It's that bank holiday again. Normally our wheelie bin is emptied on Tuesday each week and the recycling boxes on Tuesday every second week but when there's a bank holiday Monday the collections get put back to Wednesday with the crews working Saturday to make up the lost day.
We used to have dustbins but now, as in practically every other village, town and city, we have a wheelie bin. Note that: A as in one wheelie bin. My friend Chris lives under the auspices of a different authority and he has three wheelie bins, each for different material. We do have two recycling boxes: one for glass and the other for paper, card, plastic and metal.
I wonder why some people paint their house number, sometimes even the road name as well, on their wheelie bins and recycling boxes. It's not as if they own the things, which remain the property of, in our case, Brighton & Hove City Council. Do they think there is something special about "their" bins and boxes - or are they perhaps afraid that if somebody else's wheelie bin is returned to them they might catch something like the dreaded lurgy? Or maybe it's the contents of their bins that are special - "Our rubbish is of a much higher quality than those common people next door put in their bin" - so they are, in fact, showing off. They want to world, or at any rate those who pass by and look into their bin (as if anybody would) to see that they can afford to throw away things other people covet.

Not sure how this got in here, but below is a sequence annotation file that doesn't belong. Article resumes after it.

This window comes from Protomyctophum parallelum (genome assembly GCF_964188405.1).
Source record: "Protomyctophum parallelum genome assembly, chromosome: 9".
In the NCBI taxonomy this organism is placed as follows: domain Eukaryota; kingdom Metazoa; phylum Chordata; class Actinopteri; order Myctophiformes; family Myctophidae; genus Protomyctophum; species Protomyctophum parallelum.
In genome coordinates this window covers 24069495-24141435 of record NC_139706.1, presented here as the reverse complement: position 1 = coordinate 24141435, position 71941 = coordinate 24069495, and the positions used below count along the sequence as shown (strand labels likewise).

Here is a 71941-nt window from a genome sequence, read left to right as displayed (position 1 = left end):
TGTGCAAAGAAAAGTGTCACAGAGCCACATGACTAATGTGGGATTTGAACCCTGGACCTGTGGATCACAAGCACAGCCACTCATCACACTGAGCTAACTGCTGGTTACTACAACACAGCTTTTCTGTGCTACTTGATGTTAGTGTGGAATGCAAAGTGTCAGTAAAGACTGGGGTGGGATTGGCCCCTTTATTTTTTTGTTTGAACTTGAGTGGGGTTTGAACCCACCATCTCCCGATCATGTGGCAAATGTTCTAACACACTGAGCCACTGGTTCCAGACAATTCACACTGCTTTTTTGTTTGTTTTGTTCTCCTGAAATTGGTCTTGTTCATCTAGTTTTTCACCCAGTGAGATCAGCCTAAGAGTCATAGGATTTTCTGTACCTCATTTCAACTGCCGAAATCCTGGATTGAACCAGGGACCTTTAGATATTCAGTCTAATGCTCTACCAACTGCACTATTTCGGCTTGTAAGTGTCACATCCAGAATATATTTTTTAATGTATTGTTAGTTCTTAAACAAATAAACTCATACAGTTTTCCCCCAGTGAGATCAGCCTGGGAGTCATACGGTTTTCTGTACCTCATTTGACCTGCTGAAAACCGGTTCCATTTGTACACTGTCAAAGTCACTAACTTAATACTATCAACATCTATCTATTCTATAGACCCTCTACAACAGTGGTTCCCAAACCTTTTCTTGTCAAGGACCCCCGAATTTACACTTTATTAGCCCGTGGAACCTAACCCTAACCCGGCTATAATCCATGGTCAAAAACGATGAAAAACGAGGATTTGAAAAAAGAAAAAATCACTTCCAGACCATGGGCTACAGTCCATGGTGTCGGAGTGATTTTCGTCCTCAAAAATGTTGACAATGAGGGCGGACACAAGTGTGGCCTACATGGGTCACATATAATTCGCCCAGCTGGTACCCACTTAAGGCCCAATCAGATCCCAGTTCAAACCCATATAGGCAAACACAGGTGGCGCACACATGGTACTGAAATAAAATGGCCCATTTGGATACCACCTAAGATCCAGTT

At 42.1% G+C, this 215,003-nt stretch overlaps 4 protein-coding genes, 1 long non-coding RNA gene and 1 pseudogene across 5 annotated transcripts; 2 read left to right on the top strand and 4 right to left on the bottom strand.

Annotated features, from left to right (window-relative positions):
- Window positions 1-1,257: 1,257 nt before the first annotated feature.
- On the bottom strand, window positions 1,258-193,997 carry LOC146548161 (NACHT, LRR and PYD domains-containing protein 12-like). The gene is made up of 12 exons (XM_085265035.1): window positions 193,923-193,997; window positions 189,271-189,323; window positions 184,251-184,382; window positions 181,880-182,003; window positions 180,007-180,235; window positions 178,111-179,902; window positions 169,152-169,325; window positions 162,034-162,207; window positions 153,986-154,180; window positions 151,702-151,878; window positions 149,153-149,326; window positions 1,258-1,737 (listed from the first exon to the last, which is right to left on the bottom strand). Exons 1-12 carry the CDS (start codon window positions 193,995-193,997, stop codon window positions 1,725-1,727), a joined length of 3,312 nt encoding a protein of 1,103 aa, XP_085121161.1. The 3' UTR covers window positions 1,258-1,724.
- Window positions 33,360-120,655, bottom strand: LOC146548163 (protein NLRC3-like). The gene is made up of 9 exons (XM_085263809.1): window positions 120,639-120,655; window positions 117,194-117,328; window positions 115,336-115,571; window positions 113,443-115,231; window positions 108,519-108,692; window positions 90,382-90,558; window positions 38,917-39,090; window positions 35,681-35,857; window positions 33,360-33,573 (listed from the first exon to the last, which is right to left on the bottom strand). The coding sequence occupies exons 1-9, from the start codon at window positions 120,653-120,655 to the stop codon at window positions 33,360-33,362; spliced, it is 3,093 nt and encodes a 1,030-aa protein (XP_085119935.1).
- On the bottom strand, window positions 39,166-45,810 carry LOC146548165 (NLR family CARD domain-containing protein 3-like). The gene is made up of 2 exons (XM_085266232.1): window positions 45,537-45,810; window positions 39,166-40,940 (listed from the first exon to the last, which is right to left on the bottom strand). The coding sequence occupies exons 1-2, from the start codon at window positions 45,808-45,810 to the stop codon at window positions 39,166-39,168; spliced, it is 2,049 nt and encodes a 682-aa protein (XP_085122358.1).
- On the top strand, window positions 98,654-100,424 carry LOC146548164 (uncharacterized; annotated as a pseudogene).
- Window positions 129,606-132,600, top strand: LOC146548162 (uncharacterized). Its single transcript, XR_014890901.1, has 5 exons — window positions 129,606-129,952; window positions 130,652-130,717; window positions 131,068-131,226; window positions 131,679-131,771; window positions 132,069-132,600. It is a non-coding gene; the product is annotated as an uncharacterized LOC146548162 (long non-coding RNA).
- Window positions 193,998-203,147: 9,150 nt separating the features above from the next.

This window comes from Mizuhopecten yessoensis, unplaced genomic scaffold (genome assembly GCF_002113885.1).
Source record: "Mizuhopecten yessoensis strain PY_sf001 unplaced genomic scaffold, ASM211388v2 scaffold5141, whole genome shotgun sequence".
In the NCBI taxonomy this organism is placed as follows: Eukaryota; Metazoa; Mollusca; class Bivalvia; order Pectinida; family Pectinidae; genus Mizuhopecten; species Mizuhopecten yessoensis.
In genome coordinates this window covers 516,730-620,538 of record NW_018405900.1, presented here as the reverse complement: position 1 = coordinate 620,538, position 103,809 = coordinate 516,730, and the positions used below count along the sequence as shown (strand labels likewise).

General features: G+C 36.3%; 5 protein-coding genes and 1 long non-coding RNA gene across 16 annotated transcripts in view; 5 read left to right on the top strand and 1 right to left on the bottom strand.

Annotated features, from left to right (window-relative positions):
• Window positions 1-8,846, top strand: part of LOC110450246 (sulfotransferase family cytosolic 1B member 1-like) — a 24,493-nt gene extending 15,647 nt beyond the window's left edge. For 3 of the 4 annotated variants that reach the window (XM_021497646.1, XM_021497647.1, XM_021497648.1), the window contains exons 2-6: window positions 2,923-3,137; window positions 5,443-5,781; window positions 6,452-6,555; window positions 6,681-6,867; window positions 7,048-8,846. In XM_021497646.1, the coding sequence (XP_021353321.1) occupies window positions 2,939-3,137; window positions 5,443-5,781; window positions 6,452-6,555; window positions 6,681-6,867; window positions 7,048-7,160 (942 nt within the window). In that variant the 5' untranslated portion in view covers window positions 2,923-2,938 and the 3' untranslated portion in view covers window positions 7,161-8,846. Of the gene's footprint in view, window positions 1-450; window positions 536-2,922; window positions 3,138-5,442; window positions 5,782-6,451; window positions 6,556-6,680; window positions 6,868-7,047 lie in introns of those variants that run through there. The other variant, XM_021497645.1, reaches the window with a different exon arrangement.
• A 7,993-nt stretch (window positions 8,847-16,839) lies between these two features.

(I've just checked the council web site which states:
Our refuse, recycling and street cleansing crews have not gone out to work yet.At least that means the library will almost certainly be open. Of course, even if it isn't, all is not lost. Last Saturday, while clearing up after the Lions book fair, I spotted a copy of a book I had been wanting to read again - Winter in Madrid, by C J Sansom. I first read this book several years ago having borrowed it from the library but there has been no sign of it on the shelves for a long time now. Although I have started reading it, I shall probably put it aside and take it up again when we are next in France. It is the sort of book that it pays to read in fairly solid chunks rather than dipping into for a page or two at a time. I think it is also better to absorb it slowly. At least, that's how I remember it.
There was no refuse recycling or street cleansing service yesterday, Wednesday 8 May, as a result of unofficial industrial action by our workforce in relation [to] discussions on pay and allowances.
This morning our crews have not gone out to work yet and we do not know whether the service will be operating later today.)
The Waterhall dew pond is swarming with tadpoles this year, far more than last.